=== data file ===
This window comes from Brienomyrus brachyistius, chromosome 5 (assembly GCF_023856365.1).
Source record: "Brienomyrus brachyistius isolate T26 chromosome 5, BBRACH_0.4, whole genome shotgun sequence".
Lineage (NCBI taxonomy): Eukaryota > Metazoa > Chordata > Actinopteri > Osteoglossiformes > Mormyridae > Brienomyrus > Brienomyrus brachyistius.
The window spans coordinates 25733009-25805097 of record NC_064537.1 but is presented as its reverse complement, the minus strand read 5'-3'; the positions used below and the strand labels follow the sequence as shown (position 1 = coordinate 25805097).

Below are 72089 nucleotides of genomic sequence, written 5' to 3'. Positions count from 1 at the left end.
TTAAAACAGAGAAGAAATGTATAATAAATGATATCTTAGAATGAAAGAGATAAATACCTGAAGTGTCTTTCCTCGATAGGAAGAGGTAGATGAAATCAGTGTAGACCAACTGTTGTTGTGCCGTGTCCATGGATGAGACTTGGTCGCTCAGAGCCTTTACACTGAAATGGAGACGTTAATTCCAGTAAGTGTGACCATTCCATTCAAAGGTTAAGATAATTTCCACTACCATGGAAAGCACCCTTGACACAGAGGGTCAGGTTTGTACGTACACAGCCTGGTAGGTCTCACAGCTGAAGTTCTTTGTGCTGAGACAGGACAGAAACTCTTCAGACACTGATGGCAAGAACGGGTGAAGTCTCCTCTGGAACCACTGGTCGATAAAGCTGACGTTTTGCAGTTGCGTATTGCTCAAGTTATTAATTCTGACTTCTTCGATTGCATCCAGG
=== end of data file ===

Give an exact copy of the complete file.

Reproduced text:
This window comes from Brienomyrus brachyistius, chromosome 5 (assembly GCF_023856365.1).
Source record: "Brienomyrus brachyistius isolate T26 chromosome 5, BBRACH_0.4, whole genome shotgun sequence".
Lineage (NCBI taxonomy): Eukaryota > Metazoa > Chordata > Actinopteri > Osteoglossiformes > Mormyridae > Brienomyrus > Brienomyrus brachyistius.
The window spans coordinates 25733009-25805097 of record NC_064537.1 but is presented as its reverse complement, the minus strand read 5'-3'; the positions used below and the strand labels follow the sequence as shown (position 1 = coordinate 25805097).

Below are 72089 nucleotides of genomic sequence, written 5' to 3'. Positions count from 1 at the left end.
TTAAAACAGAGAAGAAATGTATAATAAATGATATCTTAGAATGAAAGAGATAAATACCTGAAGTGTCTTTCCTCGATAGGAAGAGGTAGATGAAATCAGTGTAGACCAACTGTTGTTGTGCCGTGTCCATGGATGAGACTTGGTCGCTCAGAGCCTTTACACTGAAATGGAGACGTTAATTCCAGTAAGTGTGACCATTCCATTCAAAGGTTAAGATAATTTCCACTACCATGGAAAGCACCCTTGACACAGAGGGTCAGGTTTGTACGTACACAGCCTGGTAGGTCTCACAGCTGAAGTTCTTTGTGCTGAGACAGGACAGAAACTCTTCAGACACTGATGGCAAGAACGGGTGAAGTCTCCTCTGGAACCACTGGTCGATAAAGCTGACGTTTTGCAGTTGCGTATTGCTCAAGTTATTAATTCTGACTTCTTCGATTGCATCCAGG